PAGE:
Emulsions were prepared with a California crude oil and tap water by stabilizing with a nonionic emulsifier (Triton X-114). Their rheological properties were studied as a function of composition, temperature, and shear rate. Those having high concentrations of the dispersed phase behaved like pseudoplastic fluids. Apparent viscosity or consistency increased with the concentration of the dispersed phase and decreased with temperature. ASTM plots of kinematic viscosity vs temperature were linear for each emulsion. Viscosity corrections for temperature could be made for the W/O emulsions, but not the O/W ones, from a knowledge of the viscosity temperature relationship for the oil and a single value of the emulsion's apparent viscosity. The inversion of O/W emulsions to form W/O ones may be predicted by an empirical equation relating oil concentration. temperature, and shear stress.
Emulsions are dispersions of oil droplets in water or else water droplets in oil. We are all familiar with them in our everyday life, and we are particularly aware of them in the oil industry. Many crude oils are produced as emulsions and some of the major products o? our industry are sold as emulsions. They are an important area of technology as well as an interesting subject of science. In the oil production industry emulsions are looked on with disdain because they are often an expensive, bothersome problem. Yet they do have properties which can, with wisdom, be used to advantage. Simon and Poynter (1) as well as others (2, 3) have shown how produced water-in-oil (W/O) emulsions can be converted to oil-in-water (O/W) ones to achieve many advantages. Emulsions or dispersions of crude oil in water or brine have been successfully used in some pipeline transportation systems (4) and have been proposed for others (5,6). In these latter cases we take advantage of the relatively low flow resistance of the continuous aqueous phase compared to that of the oil phase, particularly at arctic temperatures. For this reason it is very important to maintain water or brine as the continuous phase.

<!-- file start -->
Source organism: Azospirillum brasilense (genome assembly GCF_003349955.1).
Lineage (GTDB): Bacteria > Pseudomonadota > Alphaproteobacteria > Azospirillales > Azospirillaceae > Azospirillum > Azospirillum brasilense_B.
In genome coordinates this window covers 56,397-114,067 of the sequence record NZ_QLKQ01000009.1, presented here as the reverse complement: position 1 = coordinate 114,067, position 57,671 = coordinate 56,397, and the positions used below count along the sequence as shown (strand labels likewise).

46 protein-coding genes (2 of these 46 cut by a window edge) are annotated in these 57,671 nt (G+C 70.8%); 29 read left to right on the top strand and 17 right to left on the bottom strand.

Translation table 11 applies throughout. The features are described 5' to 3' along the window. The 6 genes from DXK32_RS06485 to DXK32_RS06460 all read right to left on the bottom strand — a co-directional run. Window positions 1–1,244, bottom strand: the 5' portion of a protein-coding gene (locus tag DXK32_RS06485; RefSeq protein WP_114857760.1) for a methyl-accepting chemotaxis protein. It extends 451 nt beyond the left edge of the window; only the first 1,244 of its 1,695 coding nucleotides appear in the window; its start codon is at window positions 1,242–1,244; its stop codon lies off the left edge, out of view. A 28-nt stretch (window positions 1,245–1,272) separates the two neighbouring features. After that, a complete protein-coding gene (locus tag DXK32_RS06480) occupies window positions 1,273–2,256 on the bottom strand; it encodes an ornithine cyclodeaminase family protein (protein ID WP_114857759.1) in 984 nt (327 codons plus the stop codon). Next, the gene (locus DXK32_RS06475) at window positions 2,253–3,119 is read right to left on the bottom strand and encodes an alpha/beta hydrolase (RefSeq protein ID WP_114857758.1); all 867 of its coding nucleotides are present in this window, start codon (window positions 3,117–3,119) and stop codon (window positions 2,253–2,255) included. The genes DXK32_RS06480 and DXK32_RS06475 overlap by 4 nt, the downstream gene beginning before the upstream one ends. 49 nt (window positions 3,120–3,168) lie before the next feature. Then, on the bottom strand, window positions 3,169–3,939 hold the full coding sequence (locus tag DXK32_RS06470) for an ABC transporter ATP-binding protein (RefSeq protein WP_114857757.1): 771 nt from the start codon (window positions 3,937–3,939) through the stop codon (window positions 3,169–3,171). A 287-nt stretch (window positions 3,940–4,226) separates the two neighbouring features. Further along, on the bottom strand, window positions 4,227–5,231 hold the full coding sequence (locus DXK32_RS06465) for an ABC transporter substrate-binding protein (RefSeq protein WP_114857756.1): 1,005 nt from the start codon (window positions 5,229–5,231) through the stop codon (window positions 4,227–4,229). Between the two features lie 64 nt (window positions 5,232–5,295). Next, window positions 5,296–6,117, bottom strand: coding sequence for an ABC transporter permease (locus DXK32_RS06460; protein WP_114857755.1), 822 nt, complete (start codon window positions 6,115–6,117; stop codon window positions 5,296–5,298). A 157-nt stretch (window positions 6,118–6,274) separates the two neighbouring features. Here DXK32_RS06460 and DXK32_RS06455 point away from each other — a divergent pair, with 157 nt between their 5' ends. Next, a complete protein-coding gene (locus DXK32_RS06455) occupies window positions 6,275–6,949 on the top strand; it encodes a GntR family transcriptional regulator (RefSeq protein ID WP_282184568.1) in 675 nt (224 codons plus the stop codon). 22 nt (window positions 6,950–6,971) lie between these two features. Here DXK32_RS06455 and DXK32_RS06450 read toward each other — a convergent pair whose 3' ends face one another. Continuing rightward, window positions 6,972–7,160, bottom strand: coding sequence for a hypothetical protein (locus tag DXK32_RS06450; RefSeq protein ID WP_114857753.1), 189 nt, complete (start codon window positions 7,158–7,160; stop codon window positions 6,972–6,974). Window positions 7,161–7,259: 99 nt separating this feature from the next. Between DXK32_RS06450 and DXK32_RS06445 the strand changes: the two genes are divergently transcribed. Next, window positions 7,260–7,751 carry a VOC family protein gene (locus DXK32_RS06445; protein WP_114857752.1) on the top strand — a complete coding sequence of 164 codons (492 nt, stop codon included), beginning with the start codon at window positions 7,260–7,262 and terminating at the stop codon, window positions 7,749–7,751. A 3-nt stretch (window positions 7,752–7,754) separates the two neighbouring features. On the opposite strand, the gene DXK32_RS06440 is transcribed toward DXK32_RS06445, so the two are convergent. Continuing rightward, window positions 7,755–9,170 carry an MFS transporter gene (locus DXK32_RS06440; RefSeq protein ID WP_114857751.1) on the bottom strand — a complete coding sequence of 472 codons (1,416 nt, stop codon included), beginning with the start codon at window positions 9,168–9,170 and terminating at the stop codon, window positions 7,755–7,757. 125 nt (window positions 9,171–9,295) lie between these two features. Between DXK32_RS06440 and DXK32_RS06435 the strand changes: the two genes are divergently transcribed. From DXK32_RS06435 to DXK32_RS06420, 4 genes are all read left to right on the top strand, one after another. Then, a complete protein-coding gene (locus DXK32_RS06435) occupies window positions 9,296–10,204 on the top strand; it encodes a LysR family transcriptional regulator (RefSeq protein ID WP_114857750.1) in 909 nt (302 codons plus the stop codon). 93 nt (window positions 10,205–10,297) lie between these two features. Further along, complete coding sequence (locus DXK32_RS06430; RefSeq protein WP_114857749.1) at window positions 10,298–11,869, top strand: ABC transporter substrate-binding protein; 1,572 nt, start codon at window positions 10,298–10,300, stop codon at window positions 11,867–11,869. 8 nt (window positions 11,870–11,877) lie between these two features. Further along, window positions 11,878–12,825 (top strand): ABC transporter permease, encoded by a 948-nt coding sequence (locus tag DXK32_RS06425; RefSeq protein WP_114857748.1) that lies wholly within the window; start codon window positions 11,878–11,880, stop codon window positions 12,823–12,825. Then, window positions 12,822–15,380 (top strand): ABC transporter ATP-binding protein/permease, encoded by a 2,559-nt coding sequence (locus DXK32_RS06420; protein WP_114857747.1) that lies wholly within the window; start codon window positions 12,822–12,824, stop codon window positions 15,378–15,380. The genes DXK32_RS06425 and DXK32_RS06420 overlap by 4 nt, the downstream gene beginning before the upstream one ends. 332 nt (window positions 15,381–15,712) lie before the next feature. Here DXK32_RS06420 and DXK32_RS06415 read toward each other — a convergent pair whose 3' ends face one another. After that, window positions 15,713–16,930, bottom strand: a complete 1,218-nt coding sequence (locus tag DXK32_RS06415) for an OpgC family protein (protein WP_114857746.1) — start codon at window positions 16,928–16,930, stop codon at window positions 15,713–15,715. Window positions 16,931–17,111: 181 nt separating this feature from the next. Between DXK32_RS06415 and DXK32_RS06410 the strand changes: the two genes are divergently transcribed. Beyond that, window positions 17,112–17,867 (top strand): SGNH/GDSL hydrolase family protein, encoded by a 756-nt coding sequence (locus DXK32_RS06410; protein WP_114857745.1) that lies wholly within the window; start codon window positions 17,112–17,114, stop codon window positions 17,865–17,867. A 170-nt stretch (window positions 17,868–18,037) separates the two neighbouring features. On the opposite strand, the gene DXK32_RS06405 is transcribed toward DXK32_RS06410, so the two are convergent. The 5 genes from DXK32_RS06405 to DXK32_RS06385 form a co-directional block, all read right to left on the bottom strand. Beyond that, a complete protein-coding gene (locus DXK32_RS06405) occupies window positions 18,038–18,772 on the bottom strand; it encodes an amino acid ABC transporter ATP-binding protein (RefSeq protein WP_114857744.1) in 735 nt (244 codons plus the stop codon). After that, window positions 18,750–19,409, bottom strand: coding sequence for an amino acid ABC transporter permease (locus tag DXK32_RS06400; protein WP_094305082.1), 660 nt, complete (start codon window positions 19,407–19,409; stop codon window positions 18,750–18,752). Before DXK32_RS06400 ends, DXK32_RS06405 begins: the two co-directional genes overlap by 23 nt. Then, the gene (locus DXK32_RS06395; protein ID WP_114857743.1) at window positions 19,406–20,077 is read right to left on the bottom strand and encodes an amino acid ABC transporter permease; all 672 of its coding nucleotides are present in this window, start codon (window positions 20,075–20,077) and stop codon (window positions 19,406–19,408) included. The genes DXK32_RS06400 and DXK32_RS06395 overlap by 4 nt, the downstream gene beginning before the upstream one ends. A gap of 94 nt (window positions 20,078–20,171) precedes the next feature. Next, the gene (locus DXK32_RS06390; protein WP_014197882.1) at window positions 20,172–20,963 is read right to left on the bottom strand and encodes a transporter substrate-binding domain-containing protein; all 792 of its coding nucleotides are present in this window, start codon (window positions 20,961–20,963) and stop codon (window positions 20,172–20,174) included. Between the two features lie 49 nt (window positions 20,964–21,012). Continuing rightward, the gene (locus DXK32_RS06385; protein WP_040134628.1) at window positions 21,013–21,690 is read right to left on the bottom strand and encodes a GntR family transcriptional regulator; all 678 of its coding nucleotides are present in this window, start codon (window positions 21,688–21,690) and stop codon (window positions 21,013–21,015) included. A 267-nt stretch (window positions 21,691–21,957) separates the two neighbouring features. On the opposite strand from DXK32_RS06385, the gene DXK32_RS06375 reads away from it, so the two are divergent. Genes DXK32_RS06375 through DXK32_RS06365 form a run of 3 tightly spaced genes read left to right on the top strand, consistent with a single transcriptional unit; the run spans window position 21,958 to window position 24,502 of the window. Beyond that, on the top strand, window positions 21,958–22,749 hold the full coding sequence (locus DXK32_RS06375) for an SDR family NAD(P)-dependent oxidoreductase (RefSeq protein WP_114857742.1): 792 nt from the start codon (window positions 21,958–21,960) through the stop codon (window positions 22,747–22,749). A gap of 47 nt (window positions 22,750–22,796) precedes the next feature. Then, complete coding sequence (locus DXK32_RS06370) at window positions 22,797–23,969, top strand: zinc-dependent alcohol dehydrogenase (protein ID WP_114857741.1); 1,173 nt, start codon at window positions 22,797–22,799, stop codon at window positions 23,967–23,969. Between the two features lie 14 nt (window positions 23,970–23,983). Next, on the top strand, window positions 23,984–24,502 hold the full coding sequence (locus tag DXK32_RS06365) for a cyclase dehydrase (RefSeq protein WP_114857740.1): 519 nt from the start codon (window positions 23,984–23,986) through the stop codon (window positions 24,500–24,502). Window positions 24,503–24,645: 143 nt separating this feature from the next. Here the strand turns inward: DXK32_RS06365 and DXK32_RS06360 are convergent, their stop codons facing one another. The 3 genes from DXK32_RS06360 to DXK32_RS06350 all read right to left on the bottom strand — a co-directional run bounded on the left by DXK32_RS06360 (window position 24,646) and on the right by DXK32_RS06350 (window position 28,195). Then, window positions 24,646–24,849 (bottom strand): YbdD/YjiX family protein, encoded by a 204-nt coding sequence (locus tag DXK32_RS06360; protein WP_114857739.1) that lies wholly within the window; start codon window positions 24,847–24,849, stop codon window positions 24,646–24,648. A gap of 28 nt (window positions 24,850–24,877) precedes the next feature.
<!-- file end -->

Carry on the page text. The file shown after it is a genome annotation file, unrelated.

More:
Under some conditions one type of emulsion will invert or change into the other type. By chemical means Simon and Poynter were able to invert the highly viscous, naturally produced W/O emulsions into the much more fluid O/W ones. They also noted in their paper chat increased shear and/or increased temperature would cause an inversion of these O/W emulsions back to W/O ones.
This latter observation prompted us to question the stability of emulsions in pipelines where shear is very high. Evidently it has not been a problem for pipelines carrying waxy crude oil-in-water dispersions at temperatures well below the pour point of the crude oil (4), where inversion is difficult to visualize. The effect of temperature suggests that it may not be a problem at ambient arctic temperatures.
The purpose of this study was first to determine the rheological properties of emulsions containing different amount of crude oil at different temperatures.